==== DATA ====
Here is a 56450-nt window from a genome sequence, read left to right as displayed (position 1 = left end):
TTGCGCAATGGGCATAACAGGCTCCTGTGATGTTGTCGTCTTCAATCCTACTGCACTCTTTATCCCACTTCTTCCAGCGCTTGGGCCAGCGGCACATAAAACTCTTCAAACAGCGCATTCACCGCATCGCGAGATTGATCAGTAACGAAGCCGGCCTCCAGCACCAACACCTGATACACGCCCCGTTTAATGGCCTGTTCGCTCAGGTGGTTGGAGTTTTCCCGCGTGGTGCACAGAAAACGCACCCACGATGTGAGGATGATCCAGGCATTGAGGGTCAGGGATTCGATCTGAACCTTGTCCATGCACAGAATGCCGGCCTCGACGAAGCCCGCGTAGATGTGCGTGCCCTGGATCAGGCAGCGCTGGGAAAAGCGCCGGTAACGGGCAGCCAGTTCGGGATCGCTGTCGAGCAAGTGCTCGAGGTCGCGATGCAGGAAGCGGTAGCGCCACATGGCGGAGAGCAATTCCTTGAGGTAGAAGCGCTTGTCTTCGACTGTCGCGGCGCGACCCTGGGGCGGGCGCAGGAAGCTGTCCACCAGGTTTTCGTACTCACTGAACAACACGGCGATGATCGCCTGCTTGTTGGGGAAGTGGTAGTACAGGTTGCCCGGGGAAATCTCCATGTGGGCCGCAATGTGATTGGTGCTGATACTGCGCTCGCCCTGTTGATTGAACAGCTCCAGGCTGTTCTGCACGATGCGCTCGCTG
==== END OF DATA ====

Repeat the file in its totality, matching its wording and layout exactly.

Here is a 56450-nt window from a genome sequence, read left to right as displayed (position 1 = left end):
TTGCGCAATGGGCATAACAGGCTCCTGTGATGTTGTCGTCTTCAATCCTACTGCACTCTTTATCCCACTTCTTCCAGCGCTTGGGCCAGCGGCACATAAAACTCTTCAAACAGCGCATTCACCGCATCGCGAGATTGATCAGTAACGAAGCCGGCCTCCAGCACCAACACCTGATACACGCCCCGTTTAATGGCCTGTTCGCTCAGGTGGTTGGAGTTTTCCCGCGTGGTGCACAGAAAACGCACCCACGATGTGAGGATGATCCAGGCATTGAGGGTCAGGGATTCGATCTGAACCTTGTCCATGCACAGAATGCCGGCCTCGACGAAGCCCGCGTAGATGTGCGTGCCCTGGATCAGGCAGCGCTGGGAAAAGCGCCGGTAACGGGCAGCCAGTTCGGGATCGCTGTCGAGCAAGTGCTCGAGGTCGCGATGCAGGAAGCGGTAGCGCCACATGGCGGAGAGCAATTCCTTGAGGTAGAAGCGCTTGTCTTCGACTGTCGCGGCGCGACCCTGGGGCGGGCGCAGGAAGCTGTCCACCAGGTTTTCGTACTCACTGAACAACACGGCGATGATCGCCTGCTTGTTGGGGAAGTGGTAGTACAGGTTGCCCGGGGAAATCTCCATGTGGGCCGCAATGTGATTGGTGCTGATACTGCGCTCGCCCTGTTGATTGAACAGCTCCAGGCTGTTCTGCACGATGCGCTCGCTG